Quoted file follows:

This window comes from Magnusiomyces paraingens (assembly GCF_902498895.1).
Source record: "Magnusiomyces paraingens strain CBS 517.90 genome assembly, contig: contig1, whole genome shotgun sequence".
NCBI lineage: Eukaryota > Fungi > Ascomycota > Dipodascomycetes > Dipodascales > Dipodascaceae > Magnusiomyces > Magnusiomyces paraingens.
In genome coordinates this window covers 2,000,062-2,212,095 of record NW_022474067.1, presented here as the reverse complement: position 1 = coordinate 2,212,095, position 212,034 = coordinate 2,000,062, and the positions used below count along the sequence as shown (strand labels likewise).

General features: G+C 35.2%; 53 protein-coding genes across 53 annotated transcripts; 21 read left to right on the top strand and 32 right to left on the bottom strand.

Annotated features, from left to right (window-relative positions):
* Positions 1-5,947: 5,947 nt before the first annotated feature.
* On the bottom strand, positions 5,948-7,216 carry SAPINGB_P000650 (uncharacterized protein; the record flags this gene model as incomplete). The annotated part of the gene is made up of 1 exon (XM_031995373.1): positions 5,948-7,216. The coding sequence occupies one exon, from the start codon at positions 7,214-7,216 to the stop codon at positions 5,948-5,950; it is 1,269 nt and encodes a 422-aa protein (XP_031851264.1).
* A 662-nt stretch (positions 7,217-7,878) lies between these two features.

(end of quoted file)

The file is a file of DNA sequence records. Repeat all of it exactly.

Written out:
This window comes from Magnusiomyces paraingens (assembly GCF_902498895.1).
Source record: "Magnusiomyces paraingens strain CBS 517.90 genome assembly, contig: contig1, whole genome shotgun sequence".
NCBI lineage: Eukaryota > Fungi > Ascomycota > Dipodascomycetes > Dipodascales > Dipodascaceae > Magnusiomyces > Magnusiomyces paraingens.
In genome coordinates this window covers 2,000,062-2,212,095 of record NW_022474067.1, presented here as the reverse complement: position 1 = coordinate 2,212,095, position 212,034 = coordinate 2,000,062, and the positions used below count along the sequence as shown (strand labels likewise).

General features: G+C 35.2%; 53 protein-coding genes across 53 annotated transcripts; 21 read left to right on the top strand and 32 right to left on the bottom strand.

Annotated features, from left to right (window-relative positions):
* Positions 1-5,947: 5,947 nt before the first annotated feature.
* On the bottom strand, positions 5,948-7,216 carry SAPINGB_P000650 (uncharacterized protein; the record flags this gene model as incomplete). The annotated part of the gene is made up of 1 exon (XM_031995373.1): positions 5,948-7,216. The coding sequence occupies one exon, from the start codon at positions 7,214-7,216 to the stop codon at positions 5,948-5,950; it is 1,269 nt and encodes a 422-aa protein (XP_031851264.1).
* A 662-nt stretch (positions 7,217-7,878) lies between these two features.